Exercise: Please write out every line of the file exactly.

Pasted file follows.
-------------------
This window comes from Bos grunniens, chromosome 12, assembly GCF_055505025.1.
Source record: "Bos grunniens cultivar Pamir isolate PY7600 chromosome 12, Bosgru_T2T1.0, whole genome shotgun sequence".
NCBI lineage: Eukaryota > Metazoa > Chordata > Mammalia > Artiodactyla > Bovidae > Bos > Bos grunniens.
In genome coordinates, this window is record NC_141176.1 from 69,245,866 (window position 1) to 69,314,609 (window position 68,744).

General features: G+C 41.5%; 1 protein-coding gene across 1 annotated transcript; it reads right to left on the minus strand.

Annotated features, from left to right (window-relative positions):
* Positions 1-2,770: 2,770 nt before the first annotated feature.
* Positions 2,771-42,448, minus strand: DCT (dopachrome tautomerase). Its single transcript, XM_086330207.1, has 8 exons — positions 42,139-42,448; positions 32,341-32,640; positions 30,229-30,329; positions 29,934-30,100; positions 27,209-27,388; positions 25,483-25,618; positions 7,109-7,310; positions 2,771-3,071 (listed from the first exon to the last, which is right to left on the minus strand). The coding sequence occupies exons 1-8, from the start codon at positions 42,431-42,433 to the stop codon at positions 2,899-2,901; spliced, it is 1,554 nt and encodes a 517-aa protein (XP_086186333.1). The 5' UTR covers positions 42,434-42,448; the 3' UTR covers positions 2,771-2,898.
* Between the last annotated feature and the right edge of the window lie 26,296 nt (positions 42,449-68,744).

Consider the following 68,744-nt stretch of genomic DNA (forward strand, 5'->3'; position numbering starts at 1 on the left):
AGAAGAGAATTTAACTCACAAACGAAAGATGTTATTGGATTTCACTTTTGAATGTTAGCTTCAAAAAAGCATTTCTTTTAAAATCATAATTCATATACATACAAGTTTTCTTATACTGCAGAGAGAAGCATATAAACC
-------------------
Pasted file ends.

This window comes from Bos grunniens, chromosome 12, assembly GCF_055505025.1.
Source record: "Bos grunniens cultivar Pamir isolate PY7600 chromosome 12, Bosgru_T2T1.0, whole genome shotgun sequence".
NCBI lineage: Eukaryota > Metazoa > Chordata > Mammalia > Artiodactyla > Bovidae > Bos > Bos grunniens.
In genome coordinates, this window is record NC_141176.1 from 69,245,866 (window position 1) to 69,314,609 (window position 68,744).

General features: G+C 41.5%; 1 protein-coding gene across 1 annotated transcript; it reads right to left on the minus strand.

Annotated features, from left to right (window-relative positions):
* Positions 1-2,770: 2,770 nt before the first annotated feature.
* Positions 2,771-42,448, minus strand: DCT (dopachrome tautomerase). Its single transcript, XM_086330207.1, has 8 exons — positions 42,139-42,448; positions 32,341-32,640; positions 30,229-30,329; positions 29,934-30,100; positions 27,209-27,388; positions 25,483-25,618; positions 7,109-7,310; positions 2,771-3,071 (listed from the first exon to the last, which is right to left on the minus strand). The coding sequence occupies exons 1-8, from the start codon at positions 42,431-42,433 to the stop codon at positions 2,899-2,901; spliced, it is 1,554 nt and encodes a 517-aa protein (XP_086186333.1). The 5' UTR covers positions 42,434-42,448; the 3' UTR covers positions 2,771-2,898.
* Between the last annotated feature and the right edge of the window lie 26,296 nt (positions 42,449-68,744).

Consider the following 68,744-nt stretch of genomic DNA (forward strand, 5'->3'; position numbering starts at 1 on the left):
AGAAGAGAATTTAACTCACAAACGAAAGATGTTATTGGATTTCACTTTTGAATGTTAGCTTCAAAAAAGCATTTCTTTTAAAATCATAATTCATATACATACAAGTTTTCTTATACTGCAGAGAGAAGCATATAAACC